Councilmember Laliberte noted previous discussions of the City Council and decisions not to fully-fund the CIP in past years and how that is impacting 2016 and beyond projected needs and funding.


As part of the analysis, and recognizing the need to catch up, Mayor Roe noted the learning curve with the updated CIP since it's only been operational for the last 2-3 years; and shifts made during the 2014 and 2015 budgets based on each year's updated those CIP projections.


At the beginning of 2015, Councilmember Laliberte noted discussions about the future status of the Fairview Avenue fire station; as well as discussions about the future location of the License Center if other than at the current leased facility.  Before positions and responsibilities are fully considered, or additional monies put toward the License Center, Councilmember Laliberte suggested reviewing the other pieces going into that consideration, including whether or not to change hours to meet customer needs.  Also, if the License Center stays in that location, Councilmember Laliberte opined that it needed some cosmetic updates, to make it more presentable to clientele to make sure clients preferred to come to the Roseville License Center versus a competing Deputy Registrar's office.  In other words, Councilmember Laliberte suggested ways to increase revenue versus just adding additional staffing.


City Manager Trudgeon responded that, at some time in the near future, staff would be bringing both those issues before the City Council.  Mr. Trudgeon advised that Finance Director Miller and License Center supervisory staff monitored and adjusted hours frequently to meet current needs; and felt the current hours sufficiently serves customers.  While more customers may be found if hours were extended, Mr. Trudgeon noted the additional cost of employees, etc. did not justify extending those hours at this point.  Mr. Trudgeon further noted that some minimal investment had been made in the building over the last few years, but if the License Center was not relocated, more significant remodeling would be required, whether in 2016 or in the near future. 


At the request of Councilmember Laliberte, Finance Director Miller confirmed that only a few thousand dollars had been spent for those minor remodeling or maintenance issues to-date.  At the request of Councilmember McGehee, Mr. Miller further clarified that identified mold issues had been immediately addressed last year.


Based on her experience visiting the License Center, Councilmember Laliberte opined it was very cluttered, and needed some branding to identify the facility as a City of Roseville facility.  While not advocating making the current facility a huge service center, if the City intended to stay at that current location, if needed some sprucing up.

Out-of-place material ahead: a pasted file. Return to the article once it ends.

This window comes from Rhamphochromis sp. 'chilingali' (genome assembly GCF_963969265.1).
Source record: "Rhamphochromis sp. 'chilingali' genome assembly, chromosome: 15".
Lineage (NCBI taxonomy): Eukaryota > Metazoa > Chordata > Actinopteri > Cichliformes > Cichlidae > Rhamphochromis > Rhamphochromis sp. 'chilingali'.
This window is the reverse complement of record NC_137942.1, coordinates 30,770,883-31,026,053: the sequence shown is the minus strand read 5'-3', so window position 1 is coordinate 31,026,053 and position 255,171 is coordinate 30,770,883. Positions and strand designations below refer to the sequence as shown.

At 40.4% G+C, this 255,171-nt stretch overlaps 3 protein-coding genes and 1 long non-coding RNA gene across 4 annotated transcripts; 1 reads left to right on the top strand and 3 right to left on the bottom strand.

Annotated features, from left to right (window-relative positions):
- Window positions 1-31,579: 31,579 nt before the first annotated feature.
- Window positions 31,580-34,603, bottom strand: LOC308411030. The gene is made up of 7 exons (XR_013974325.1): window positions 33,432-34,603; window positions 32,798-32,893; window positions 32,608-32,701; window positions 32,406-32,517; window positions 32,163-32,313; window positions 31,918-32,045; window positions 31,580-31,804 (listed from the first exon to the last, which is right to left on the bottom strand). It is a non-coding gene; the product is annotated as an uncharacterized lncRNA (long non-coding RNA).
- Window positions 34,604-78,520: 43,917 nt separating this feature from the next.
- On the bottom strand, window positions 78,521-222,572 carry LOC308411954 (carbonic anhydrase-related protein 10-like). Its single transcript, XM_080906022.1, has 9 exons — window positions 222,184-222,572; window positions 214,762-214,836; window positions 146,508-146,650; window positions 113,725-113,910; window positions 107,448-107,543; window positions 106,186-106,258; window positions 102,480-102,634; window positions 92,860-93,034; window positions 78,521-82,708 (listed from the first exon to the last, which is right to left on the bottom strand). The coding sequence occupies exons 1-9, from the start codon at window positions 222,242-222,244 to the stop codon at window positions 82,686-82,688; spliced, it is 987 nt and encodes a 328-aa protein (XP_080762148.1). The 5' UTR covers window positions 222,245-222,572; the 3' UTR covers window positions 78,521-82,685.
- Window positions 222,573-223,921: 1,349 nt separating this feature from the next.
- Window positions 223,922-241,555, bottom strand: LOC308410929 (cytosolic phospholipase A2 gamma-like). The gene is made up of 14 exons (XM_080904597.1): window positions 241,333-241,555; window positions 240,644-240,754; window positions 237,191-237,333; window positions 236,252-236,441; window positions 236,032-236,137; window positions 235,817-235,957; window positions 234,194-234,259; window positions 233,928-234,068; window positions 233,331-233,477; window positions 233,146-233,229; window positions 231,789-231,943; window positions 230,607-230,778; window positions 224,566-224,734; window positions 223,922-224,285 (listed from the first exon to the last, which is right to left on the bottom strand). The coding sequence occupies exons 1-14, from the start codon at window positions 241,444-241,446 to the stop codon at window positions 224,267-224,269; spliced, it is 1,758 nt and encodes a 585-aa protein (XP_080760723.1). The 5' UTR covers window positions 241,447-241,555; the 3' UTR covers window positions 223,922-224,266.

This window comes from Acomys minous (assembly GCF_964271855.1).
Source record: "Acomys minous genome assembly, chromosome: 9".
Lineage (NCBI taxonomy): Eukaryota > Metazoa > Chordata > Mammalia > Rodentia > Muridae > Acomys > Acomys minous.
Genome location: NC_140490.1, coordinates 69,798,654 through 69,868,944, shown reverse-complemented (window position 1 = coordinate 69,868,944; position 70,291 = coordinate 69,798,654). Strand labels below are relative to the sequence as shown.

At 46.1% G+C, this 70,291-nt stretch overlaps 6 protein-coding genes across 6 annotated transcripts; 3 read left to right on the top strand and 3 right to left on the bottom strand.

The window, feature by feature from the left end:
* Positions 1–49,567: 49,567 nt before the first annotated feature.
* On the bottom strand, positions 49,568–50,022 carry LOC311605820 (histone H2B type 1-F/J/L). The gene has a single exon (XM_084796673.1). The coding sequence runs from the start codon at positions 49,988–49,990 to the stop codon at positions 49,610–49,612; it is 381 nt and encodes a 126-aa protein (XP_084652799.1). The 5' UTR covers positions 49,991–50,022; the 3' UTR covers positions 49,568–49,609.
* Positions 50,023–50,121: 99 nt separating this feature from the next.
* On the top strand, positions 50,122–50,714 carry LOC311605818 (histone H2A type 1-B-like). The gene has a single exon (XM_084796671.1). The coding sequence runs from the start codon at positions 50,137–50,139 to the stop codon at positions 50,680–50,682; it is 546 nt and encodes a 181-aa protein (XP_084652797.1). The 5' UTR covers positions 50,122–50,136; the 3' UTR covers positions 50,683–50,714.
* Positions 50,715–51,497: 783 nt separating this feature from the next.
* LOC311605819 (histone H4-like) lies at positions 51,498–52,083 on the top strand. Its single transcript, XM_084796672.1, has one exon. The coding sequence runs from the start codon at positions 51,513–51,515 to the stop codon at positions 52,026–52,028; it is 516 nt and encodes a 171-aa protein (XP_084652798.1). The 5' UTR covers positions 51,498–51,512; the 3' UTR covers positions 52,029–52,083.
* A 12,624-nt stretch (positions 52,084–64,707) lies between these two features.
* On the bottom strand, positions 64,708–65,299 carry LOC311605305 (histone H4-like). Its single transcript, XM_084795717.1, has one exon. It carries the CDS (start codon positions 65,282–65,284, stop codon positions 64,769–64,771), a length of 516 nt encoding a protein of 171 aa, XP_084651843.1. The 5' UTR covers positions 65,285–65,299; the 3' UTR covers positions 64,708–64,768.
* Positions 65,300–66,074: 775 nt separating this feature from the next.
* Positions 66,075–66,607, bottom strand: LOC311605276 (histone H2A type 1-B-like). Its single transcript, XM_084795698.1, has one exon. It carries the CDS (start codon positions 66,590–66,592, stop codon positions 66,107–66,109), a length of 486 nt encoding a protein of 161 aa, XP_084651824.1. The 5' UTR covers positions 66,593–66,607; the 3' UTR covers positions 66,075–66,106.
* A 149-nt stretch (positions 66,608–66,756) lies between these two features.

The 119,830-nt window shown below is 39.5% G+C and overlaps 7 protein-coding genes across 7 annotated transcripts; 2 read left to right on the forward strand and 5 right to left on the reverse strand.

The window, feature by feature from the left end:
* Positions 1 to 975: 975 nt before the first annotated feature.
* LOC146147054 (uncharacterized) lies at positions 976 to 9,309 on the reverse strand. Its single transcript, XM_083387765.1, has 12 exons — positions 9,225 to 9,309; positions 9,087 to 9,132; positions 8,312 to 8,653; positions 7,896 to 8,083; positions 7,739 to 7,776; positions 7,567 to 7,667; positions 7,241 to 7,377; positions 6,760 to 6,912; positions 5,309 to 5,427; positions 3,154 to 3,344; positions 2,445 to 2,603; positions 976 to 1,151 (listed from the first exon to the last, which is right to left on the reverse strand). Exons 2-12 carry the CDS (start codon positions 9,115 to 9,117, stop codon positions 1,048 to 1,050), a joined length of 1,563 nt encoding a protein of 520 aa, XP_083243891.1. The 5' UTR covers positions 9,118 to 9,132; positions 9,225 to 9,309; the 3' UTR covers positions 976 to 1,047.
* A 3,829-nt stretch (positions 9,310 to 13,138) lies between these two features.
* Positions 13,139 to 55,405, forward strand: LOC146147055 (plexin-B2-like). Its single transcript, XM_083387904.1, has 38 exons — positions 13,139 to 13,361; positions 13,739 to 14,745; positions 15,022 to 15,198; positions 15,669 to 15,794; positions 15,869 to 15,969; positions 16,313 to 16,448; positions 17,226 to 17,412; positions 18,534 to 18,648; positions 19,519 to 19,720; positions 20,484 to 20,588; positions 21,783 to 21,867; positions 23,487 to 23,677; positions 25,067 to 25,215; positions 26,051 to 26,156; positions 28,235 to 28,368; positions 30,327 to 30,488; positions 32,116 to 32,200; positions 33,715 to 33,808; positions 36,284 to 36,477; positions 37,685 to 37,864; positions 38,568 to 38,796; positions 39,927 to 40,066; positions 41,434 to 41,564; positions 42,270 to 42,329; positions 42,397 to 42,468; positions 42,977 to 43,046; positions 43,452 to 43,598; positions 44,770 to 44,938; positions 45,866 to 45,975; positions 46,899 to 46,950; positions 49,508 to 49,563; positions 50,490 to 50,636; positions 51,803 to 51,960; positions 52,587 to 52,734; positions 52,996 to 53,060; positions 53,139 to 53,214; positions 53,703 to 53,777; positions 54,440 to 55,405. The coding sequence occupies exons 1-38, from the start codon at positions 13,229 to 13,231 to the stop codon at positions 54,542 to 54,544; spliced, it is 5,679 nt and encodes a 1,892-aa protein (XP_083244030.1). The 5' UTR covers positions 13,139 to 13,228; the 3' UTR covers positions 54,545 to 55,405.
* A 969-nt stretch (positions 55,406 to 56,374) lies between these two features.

Specific to the old Fire Station and in response to Councilmember Laliberte's comments, City Manager Trudgeon advised that the building is used for significant storage by the City, and if it was sold, repurposed or otherwise used, an alternative storage option for those materials would also be needed.  In his discussions earlier today with Community Development Director Paul Bilotta, Mr. Trudgeon advised that they had discussed some options, in addition to finding an option for storage needs for the facility's future use.  Mr. Trudgeon noted the advantage in the City owning the property, and advised that focus would be given to holding those discussions in the near future to address City Council and resident expectations, costs and other considerations as part of that analysis.


Regarding the Fire Department, Councilmember Laliberte sought further discussion and explanation regarding current and proposed duties of Battalion   Chiefs and absorbing the duties of the Fire Marshal at his retirement; and how that impacted the full-time structure of the department's reorganization.

City Manager Trudgeon responded that the initial restructuring to full-time included Captain positions at the level immediately below that of Battalion Chief; but after further consideration and as a cost-saving benefit, he and the Fire Chief had determined using Battalion Chiefs and an Assistant Fire Chief - as recently presented to the City Council - would provide a better approach for full-time supervision of shifts.  Whether supervision was accomplished through Battalion Chiefs or new Captain positions was immaterial, and Mr. Trudgeon advised that by using Battalion Chiefs available for 24 hour coverage, it created some redundancy issues with adding the Captain positions to cover that supervision; and therefore had been eliminated as an option.  Mr. Trudgeon further noted the advantage that by using the three Battalion Chiefs and adjusting those shift duties and tasks under that one position on duty, it created a more effective chain of command and took advantage of each Battalion Chief's different expertise; and by them directly reporting to the Fire Chief, it also established a set process without adding an additional Captain layer to that chain of command.  At the request of Councilmember Laliberte, Mr. Trudgeon addressed staffing positions and compensation advantages and disadvantages; and advised that he would take her comments and concerns into consideration and respond in more detail in the near future accordingly.